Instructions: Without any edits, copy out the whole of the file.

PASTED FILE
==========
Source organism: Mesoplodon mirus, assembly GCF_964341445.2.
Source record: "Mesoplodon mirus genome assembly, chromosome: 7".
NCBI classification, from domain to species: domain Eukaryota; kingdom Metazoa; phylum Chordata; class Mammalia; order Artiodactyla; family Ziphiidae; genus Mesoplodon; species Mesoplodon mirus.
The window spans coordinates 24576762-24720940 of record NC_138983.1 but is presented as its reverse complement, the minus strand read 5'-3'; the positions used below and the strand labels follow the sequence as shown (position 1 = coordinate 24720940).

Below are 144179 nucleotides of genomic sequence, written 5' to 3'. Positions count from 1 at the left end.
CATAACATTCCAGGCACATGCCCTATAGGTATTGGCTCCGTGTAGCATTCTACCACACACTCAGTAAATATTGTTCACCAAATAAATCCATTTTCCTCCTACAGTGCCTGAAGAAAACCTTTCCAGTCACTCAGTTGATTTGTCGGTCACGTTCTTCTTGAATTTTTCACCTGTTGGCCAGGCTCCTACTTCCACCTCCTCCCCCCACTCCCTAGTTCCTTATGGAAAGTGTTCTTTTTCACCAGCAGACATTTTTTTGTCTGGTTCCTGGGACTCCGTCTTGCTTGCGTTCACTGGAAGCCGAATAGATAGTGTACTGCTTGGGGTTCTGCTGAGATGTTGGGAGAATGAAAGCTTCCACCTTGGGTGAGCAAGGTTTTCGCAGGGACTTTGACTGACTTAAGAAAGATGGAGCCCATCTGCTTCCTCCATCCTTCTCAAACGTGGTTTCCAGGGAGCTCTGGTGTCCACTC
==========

Source organism: Mesoplodon mirus, assembly GCF_964341445.2.
Source record: "Mesoplodon mirus genome assembly, chromosome: 7".
NCBI classification, from domain to species: domain Eukaryota; kingdom Metazoa; phylum Chordata; class Mammalia; order Artiodactyla; family Ziphiidae; genus Mesoplodon; species Mesoplodon mirus.
The window spans coordinates 24576762-24720940 of record NC_138983.1 but is presented as its reverse complement, the minus strand read 5'-3'; the positions used below and the strand labels follow the sequence as shown (position 1 = coordinate 24720940).

Below are 144179 nucleotides of genomic sequence, written 5' to 3'. Positions count from 1 at the left end.
CATAACATTCCAGGCACATGCCCTATAGGTATTGGCTCCGTGTAGCATTCTACCACACACTCAGTAAATATTGTTCACCAAATAAATCCATTTTCCTCCTACAGTGCCTGAAGAAAACCTTTCCAGTCACTCAGTTGATTTGTCGGTCACGTTCTTCTTGAATTTTTCACCTGTTGGCCAGGCTCCTACTTCCACCTCCTCCCCCCACTCCCTAGTTCCTTATGGAAAGTGTTCTTTTTCACCAGCAGACATTTTTTTGTCTGGTTCCTGGGACTCCGTCTTGCTTGCGTTCACTGGAAGCCGAATAGATAGTGTACTGCTTGGGGTTCTGCTGAGATGTTGGGAGAATGAAAGCTTCCACCTTGGGTGAGCAAGGTTTTCGCAGGGACTTTGACTGACTTAAGAAAGATGGAGCCCATCTGCTTCCTCCATCCTTCTCAAACGTGGTTTCCAGGGAGCTCTGGTGTCCACTC